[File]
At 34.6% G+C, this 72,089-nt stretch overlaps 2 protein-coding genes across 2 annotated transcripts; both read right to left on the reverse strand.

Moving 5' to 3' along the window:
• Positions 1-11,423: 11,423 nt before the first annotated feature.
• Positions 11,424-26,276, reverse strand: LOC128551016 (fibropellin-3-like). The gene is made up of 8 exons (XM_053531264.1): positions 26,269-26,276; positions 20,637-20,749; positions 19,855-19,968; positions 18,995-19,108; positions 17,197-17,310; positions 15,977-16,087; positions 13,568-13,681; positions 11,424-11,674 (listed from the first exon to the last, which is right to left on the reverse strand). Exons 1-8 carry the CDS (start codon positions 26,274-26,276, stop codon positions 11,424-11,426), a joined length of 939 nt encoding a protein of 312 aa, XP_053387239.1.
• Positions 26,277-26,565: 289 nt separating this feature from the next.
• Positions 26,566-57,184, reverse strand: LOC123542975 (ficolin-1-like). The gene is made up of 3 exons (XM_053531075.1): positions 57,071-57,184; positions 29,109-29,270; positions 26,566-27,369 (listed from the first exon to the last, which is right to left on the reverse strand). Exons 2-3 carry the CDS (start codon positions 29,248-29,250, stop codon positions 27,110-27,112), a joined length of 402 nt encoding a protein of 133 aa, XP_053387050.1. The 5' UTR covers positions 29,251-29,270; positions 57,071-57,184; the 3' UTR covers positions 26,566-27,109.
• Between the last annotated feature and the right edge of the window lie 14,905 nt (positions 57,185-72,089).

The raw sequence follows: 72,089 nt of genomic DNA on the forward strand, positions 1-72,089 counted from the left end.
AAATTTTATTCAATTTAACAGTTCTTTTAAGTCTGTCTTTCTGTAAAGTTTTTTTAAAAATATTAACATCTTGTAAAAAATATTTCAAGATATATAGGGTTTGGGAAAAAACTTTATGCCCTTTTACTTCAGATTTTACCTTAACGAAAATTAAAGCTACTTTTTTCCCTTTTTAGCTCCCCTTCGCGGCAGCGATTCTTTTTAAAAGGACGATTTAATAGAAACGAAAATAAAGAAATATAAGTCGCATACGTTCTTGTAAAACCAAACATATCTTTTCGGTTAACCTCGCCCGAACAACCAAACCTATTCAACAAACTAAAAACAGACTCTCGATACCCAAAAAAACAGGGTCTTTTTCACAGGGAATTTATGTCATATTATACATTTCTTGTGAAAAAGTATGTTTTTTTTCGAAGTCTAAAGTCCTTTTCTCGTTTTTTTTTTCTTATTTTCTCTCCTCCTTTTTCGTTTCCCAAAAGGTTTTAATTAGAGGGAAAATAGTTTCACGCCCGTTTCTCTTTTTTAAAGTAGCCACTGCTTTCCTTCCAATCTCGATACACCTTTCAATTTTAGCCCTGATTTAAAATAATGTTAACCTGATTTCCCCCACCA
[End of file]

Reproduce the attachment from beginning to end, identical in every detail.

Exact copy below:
At 34.6% G+C, this 72,089-nt stretch overlaps 2 protein-coding genes across 2 annotated transcripts; both read right to left on the reverse strand.

Moving 5' to 3' along the window:
• Positions 1-11,423: 11,423 nt before the first annotated feature.
• Positions 11,424-26,276, reverse strand: LOC128551016 (fibropellin-3-like). The gene is made up of 8 exons (XM_053531264.1): positions 26,269-26,276; positions 20,637-20,749; positions 19,855-19,968; positions 18,995-19,108; positions 17,197-17,310; positions 15,977-16,087; positions 13,568-13,681; positions 11,424-11,674 (listed from the first exon to the last, which is right to left on the reverse strand). Exons 1-8 carry the CDS (start codon positions 26,274-26,276, stop codon positions 11,424-11,426), a joined length of 939 nt encoding a protein of 312 aa, XP_053387239.1.
• Positions 26,277-26,565: 289 nt separating this feature from the next.
• Positions 26,566-57,184, reverse strand: LOC123542975 (ficolin-1-like). The gene is made up of 3 exons (XM_053531075.1): positions 57,071-57,184; positions 29,109-29,270; positions 26,566-27,369 (listed from the first exon to the last, which is right to left on the reverse strand). Exons 2-3 carry the CDS (start codon positions 29,248-29,250, stop codon positions 27,110-27,112), a joined length of 402 nt encoding a protein of 133 aa, XP_053387050.1. The 5' UTR covers positions 29,251-29,270; positions 57,071-57,184; the 3' UTR covers positions 26,566-27,109.
• Between the last annotated feature and the right edge of the window lie 14,905 nt (positions 57,185-72,089).

The raw sequence follows: 72,089 nt of genomic DNA on the forward strand, positions 1-72,089 counted from the left end.
AAATTTTATTCAATTTAACAGTTCTTTTAAGTCTGTCTTTCTGTAAAGTTTTTTTAAAAATATTAACATCTTGTAAAAAATATTTCAAGATATATAGGGTTTGGGAAAAAACTTTATGCCCTTTTACTTCAGATTTTACCTTAACGAAAATTAAAGCTACTTTTTTCCCTTTTTAGCTCCCCTTCGCGGCAGCGATTCTTTTTAAAAGGACGATTTAATAGAAACGAAAATAAAGAAATATAAGTCGCATACGTTCTTGTAAAACCAAACATATCTTTTCGGTTAACCTCGCCCGAACAACCAAACCTATTCAACAAACTAAAAACAGACTCTCGATACCCAAAAAAACAGGGTCTTTTTCACAGGGAATTTATGTCATATTATACATTTCTTGTGAAAAAGTATGTTTTTTTTCGAAGTCTAAAGTCCTTTTCTCGTTTTTTTTTTCTTATTTTCTCTCCTCCTTTTTCGTTTCCCAAAAGGTTTTAATTAGAGGGAAAATAGTTTCACGCCCGTTTCTCTTTTTTAAAGTAGCCACTGCTTTCCTTCCAATCTCGATACACCTTTCAATTTTAGCCCTGATTTAAAATAATGTTAACCTGATTTCCCCCACCA